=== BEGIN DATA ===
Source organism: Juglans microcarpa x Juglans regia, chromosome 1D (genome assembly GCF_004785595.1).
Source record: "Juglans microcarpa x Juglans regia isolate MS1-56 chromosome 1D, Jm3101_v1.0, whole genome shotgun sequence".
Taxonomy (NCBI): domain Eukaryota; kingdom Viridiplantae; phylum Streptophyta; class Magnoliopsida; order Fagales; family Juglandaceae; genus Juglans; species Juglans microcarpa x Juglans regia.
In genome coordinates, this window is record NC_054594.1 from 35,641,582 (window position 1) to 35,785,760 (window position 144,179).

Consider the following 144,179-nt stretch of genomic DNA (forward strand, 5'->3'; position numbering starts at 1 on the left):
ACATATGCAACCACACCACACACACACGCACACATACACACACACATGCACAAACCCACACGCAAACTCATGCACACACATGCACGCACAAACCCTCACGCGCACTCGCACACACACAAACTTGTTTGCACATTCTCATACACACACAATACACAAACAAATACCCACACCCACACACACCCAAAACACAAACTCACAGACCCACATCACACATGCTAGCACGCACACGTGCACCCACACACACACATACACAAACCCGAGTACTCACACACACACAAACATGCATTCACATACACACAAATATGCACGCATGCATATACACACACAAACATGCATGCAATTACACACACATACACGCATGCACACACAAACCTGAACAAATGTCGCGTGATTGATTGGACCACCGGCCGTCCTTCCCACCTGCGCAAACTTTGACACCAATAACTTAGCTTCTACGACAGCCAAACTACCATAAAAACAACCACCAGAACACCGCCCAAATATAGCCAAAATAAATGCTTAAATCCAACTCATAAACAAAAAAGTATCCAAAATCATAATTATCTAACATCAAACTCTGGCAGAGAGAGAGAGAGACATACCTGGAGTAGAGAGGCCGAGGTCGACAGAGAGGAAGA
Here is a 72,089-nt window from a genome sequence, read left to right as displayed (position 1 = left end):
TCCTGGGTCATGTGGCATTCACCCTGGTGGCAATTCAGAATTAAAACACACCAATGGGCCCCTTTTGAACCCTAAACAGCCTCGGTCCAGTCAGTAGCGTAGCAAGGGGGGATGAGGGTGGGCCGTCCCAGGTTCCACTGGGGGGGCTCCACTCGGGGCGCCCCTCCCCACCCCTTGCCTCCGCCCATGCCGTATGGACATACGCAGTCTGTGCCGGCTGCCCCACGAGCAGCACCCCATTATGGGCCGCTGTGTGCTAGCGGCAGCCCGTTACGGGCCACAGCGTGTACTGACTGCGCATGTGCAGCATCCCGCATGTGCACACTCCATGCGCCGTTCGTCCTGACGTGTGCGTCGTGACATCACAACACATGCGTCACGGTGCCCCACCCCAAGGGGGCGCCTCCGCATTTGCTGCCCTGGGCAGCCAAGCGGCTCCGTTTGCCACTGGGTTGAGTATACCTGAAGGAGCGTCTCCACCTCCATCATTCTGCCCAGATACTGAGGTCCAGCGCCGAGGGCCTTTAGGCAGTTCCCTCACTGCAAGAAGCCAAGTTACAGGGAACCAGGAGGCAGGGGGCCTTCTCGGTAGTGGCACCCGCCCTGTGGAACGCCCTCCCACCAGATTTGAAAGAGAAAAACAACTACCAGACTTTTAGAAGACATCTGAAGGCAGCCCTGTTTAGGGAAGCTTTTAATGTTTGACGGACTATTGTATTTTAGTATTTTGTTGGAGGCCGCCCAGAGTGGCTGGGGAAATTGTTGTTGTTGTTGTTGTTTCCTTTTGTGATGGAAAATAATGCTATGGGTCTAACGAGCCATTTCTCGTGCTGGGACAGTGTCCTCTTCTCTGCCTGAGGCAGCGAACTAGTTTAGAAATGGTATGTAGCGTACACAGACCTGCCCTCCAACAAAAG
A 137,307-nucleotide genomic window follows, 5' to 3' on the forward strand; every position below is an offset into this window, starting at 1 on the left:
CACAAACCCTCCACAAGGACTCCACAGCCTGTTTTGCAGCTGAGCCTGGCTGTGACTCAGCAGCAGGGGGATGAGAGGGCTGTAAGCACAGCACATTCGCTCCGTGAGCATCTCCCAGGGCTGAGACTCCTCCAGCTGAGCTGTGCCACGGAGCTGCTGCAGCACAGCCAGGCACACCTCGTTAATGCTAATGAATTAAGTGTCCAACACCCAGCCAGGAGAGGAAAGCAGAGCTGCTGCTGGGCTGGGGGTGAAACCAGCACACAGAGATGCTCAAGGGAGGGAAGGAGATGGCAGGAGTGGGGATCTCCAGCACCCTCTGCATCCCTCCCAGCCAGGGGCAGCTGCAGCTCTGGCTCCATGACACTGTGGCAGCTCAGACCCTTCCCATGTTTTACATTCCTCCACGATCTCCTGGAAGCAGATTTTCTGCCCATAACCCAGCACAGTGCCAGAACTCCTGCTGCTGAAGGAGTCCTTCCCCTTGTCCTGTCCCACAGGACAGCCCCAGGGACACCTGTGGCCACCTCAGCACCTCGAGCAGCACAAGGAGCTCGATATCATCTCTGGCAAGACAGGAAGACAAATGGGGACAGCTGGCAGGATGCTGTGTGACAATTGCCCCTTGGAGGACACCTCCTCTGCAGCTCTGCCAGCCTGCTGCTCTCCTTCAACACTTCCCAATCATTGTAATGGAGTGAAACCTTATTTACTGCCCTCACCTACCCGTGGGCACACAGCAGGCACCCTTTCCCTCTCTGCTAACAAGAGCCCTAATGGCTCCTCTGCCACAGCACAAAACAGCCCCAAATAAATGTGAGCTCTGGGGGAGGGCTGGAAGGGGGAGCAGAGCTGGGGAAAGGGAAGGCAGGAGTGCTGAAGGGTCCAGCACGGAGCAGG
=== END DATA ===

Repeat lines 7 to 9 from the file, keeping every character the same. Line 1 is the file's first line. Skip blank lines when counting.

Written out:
Here is a 72,089-nt window from a genome sequence, read left to right as displayed (position 1 = left end):
TCCTGGGTCATGTGGCATTCACCCTGGTGGCAATTCAGAATTAAAACACACCAATGGGCCCCTTTTGAACCCTAAACAGCCTCGGTCCAGTCAGTAGCGTAGCAAGGGGGGATGAGGGTGGGCCGTCCCAGGTTCCACTGGGGGGGCTCCACTCGGGGCGCCCCTCCCCACCCCTTGCCTCCGCCCATGCCGTATGGACATACGCAGTCTGTGCCGGCTGCCCCACGAGCAGCACCCCATTATGGGCCGCTGTGTGCTAGCGGCAGCCCGTTACGGGCCACAGCGTGTACTGACTGCGCATGTGCAGCATCCCGCATGTGCACACTCCATGCGCCGTTCGTCCTGACGTGTGCGTCGTGACATCACAACACATGCGTCACGGTGCCCCACCCCAAGGGGGCGCCTCCGCATTTGCTGCCCTGGGCAGCCAAGCGGCTCCGTTTGCCACTGGGTTGAGTATACCTGAAGGAGCGTCTCCACCTCCATCATTCTGCCCAGATACTGAGGTCCAGCGCCGAGGGCCTTTAGGCAGTTCCCTCACTGCAAGAAGCCAAGTTACAGGGAACCAGGAGGCAGGGGGCCTTCTCGGTAGTGGCACCCGCCCTGTGGAACGCCCTCCCACCAGATTTGAAAGAGAAAAACAACTACCAGACTTTTAGAAGACATCTGAAGGCAGCCCTGTTTAGGGAAGCTTTTAATGTTTGACGGACTATTGTATTTTAGTATTTTGTTGGAGGCCGCCCAGAGTGGCTGGGGAAATTGTTGTTGTTGTTGTTGTTTCCTTTTGTGATGGAAAATAATGCTATGGGTCTAACGAGCCATTTCTCGTGCTGGGACAGTGTCCTCTTCTCTGCCTGAGGCAGCGAACTAGTTTAGAAATGGTATGTAGCGTACACAGACCTGCCCTCCAACAAAAG
A 137,307-nucleotide genomic window follows, 5' to 3' on the forward strand; every position below is an offset into this window, starting at 1 on the left: